Biden campaigned with the slogan ‘America is back’. That was a rerun of his earlier days as a Senator, when the US and world leadership were synonymous. The world has changed since then. The US has declined, China has risen, and Russia is doing in Ukraine what America has done for over a century – invading other countries – while China is not. But Biden seems not to understand that US hegemony is over. Now, rival states’ aspirations must be accommodated peaceably, for military confrontation between nuclear powers means total destruction.

But in Biden’s view, nothing’s changed: democracy must confront autocracy, as good confronts evil. His National Security Strategy in mid-October echoed Barack Obama’s vaunting of US exceptionalism. Again calling America the ‘indispensable nation’, Biden told the world it ‘needs US leadership’. Pointing to a Disney-ish vision of a brightly-lit, beacon-like United States, Biden fancifully saw American military power and the ‘international rules-based order’ still leading the world.

Putting the ‘war on terror’ behind him, Biden has repeatedly claimed that the US will defend democratic Taiwan against Communist China. His officials, aware of the consequences, keep backing away from that, from mentioning ‘democratic’ Ukraine, while knowing its Nazi history. But democracy is Biden’s weapon against terrorism, Communism, and authoritarianism. The greatest struggle, in his world-view, is between democracies and autocracies.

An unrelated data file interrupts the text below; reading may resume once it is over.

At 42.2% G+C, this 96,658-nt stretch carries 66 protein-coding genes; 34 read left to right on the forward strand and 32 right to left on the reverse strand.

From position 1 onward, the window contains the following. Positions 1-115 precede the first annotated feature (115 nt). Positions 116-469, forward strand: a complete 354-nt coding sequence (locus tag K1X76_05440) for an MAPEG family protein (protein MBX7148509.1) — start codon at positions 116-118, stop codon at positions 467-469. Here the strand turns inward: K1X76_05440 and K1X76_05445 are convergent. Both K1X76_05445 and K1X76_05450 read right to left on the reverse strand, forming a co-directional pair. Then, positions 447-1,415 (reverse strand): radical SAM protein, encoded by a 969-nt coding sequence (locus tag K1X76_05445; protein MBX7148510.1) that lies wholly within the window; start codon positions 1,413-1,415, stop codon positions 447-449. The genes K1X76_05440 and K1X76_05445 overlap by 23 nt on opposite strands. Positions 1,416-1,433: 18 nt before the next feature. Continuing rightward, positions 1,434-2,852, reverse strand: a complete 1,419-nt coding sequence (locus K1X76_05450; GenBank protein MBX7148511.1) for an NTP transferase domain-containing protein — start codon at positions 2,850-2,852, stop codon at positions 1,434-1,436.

Neither Russia nor China is a democracy in US organisation Freedom House’s terms. Each nation has autocratic traditions, but both prioritise the central authority’s responsibility for the nation’s security and progress. The war in Ukraine, incited for years by the US, but launched by Russia in February 2022, is a proxy war of democratic NATO against ‘authoritarian’ Russia. Russia wants its former territories back: so does China. A war in the South China Sea, also long-planned, may be fought the same way, by the US, Japan, Australia, and even NATO, with Taiwan as their proxy.

Democracies’ record doesn’t inspire confidence. Hong Kong’s history as a democracy dates only from 1984, when the British allowed some reform, without ever granting full universal suffrage to the colony before the handover to China in 1997. Taiwan’s history as a US-style democracy is also short, with no direct presidential election being held until 1996. Professor Jeffrey Sachs says the real struggle for us all is to live together and overcome our common crises. But at a Democracy Forum in Athens, Sachs was pointing to Britain as the world’s most violent country in the 19th century, and to the US inheriting that distinction in the 20th and 21st centuries, when his (free) speech was shut down.

President Biden’s greatest mistake, said Sachs, was to claim that ‘the greatest struggle of the world is between democracies and autocracies. The real struggle of the world is to live together and overcome our common crises of environment and inequality.’ In that struggle, Australia plays a minor role, but we have abandoned diplomacy for militarism. This month’s events may show we’re on the losing side.